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BeverlyHills Says “YES” to Credit Cards atMeters


HIS IS ONE OF THE few times I have changed a technology when people actually called unsolicited to

tell us how much they liked it.” So said Chad Lynn, Director of Parking Opera- tions for the city of Beverly Hills, CA. He was speaking of the conversion of his on- street parking meters to those that accept credit cards.

“It adds a feature people are familiar with,”

Lynn said. “We have multispace meters and like them– they are in our off-street locations – but there is a learning curve with them. Single-space meters are more familiar. From the customer side; they don’t hesitate to charge a dollar to a credit card any more. We have become used to it ordering small items online. It’s becoming routine.” Lynn spoke about deployment. “There are

issues. Online reporting can overwhelm the repair staff. The system reports every problem immediate- ly. There are more than likely no more issues with these meters than any other technology, but you know about them.A standard meter might sit for a daywithout anyone knowing that it has a stuck coin. These meters report the problem instantly, and the staff feels they need to respond.” But there is a reality in deployment of new technology, he

Chad Lynn of the City of Beverly Hills displays two types of credit cards accepted by the parking meters under his jurisdiction.

said. “The more technical, the more changes there are and the more things that can go wrong, many having nothing to do with the technology. Such as the error reporting or a decrease in cita- tion revenue. It’s something we weren’t expecting and have to adjust for it. “Cities considering

moving to this type of tech- nology should consider that there are significant fees (communications fees, etc.). However, these are probably balanced with cost savings (not having to deal with so much coin). The system is most likely cost neutral,” Lynn said. “After the first few weeks, we are seeing that 18% of our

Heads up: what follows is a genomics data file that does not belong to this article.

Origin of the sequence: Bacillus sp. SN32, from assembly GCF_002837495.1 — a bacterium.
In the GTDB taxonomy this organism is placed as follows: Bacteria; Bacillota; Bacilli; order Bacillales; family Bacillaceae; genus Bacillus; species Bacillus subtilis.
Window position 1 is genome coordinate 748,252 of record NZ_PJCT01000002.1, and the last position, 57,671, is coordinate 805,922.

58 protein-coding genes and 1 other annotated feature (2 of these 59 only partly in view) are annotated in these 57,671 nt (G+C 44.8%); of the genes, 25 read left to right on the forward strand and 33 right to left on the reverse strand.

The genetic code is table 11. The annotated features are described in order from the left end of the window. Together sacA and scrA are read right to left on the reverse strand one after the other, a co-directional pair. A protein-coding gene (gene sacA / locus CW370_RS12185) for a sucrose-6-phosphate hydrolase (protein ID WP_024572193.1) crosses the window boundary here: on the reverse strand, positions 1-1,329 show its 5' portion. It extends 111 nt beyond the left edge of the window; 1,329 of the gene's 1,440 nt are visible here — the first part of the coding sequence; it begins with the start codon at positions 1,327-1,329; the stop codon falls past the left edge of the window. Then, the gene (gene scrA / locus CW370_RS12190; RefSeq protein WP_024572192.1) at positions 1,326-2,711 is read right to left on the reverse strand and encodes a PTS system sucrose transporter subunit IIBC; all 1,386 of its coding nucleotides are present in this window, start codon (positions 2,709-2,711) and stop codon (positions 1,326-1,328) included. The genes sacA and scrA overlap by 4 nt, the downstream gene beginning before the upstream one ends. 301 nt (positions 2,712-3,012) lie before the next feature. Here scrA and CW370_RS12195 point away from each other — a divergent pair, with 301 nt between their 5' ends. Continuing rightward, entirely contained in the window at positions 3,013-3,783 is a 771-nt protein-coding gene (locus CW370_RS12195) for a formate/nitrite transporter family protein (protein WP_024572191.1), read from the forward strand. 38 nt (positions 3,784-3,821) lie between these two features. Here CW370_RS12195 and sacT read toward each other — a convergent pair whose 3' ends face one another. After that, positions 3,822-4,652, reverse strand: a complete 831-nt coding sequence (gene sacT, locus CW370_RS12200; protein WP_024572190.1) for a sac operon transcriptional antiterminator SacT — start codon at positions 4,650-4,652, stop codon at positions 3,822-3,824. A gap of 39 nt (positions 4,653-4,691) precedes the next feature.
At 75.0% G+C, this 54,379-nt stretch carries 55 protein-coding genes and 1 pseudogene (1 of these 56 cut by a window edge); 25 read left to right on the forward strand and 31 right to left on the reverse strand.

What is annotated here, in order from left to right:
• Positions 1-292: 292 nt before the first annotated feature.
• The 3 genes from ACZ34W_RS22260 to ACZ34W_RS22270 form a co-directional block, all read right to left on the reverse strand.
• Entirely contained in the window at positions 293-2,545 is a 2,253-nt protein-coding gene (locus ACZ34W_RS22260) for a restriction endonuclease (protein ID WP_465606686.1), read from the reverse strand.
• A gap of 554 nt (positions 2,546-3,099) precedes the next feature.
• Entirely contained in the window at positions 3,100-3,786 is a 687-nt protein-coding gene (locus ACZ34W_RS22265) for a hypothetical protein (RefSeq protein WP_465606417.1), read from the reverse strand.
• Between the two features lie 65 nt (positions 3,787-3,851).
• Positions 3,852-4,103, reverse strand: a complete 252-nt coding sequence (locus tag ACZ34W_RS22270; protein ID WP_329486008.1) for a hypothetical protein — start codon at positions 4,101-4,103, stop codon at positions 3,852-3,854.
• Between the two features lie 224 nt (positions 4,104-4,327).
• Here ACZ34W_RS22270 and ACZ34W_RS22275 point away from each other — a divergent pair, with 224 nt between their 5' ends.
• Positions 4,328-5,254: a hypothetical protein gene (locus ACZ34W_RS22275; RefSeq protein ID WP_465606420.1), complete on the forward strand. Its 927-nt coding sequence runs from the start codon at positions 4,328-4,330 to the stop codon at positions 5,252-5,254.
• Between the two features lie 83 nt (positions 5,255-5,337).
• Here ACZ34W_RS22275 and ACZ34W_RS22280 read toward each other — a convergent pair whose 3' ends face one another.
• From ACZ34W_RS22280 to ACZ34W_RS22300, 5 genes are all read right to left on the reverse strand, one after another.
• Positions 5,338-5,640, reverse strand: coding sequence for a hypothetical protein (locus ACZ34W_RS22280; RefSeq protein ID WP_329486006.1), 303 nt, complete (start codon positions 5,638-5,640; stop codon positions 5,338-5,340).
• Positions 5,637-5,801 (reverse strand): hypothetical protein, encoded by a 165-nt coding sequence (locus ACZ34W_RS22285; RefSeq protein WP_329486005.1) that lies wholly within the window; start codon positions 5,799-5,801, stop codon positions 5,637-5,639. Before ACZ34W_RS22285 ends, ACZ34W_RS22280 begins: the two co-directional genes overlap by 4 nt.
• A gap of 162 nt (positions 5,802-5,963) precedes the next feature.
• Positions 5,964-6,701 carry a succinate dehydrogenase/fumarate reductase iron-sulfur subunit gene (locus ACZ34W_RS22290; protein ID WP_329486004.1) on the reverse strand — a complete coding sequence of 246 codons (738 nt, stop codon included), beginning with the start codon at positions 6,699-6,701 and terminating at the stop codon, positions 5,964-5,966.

meter transactions are by credit card. In our off-street locations that have had credit card acceptance for some time, we have a 48%usage, amounting to 57%of the revenue.” This revenue difference is due to what the credit card com-


This revenue difference is due to what the credit card companies call an “incremental increase in spending.”

panies call an “incremental increase in spending.” If someone goes into Starbucks and orders a coffee, they might order a grande if they are paying cash; however, if they are using a credit card, they might upgrade to a venti. It’s the same with parking. Pay with cash, you may put in just the amount you think you need. Pay with a credit card, you may “top up” all the way to the max to ensure you don’t get a ticket. There are consequences

from a policy perspective, Lynn

noted. “These

machines may mean better compliance. People have credit cards and pay where they may not have the requi- site number of quarters, par- ticularly as the rates increase.

However, this doesmean a decrease in citation revenue. From a technical aspect, Don McCall, the city’s Parking

OperationsManager, commented on the rollout. “We tested the meters two years prior to commitment,” he said. “We did rain and condensation tests, plus, (we) put them Continued on Page 16

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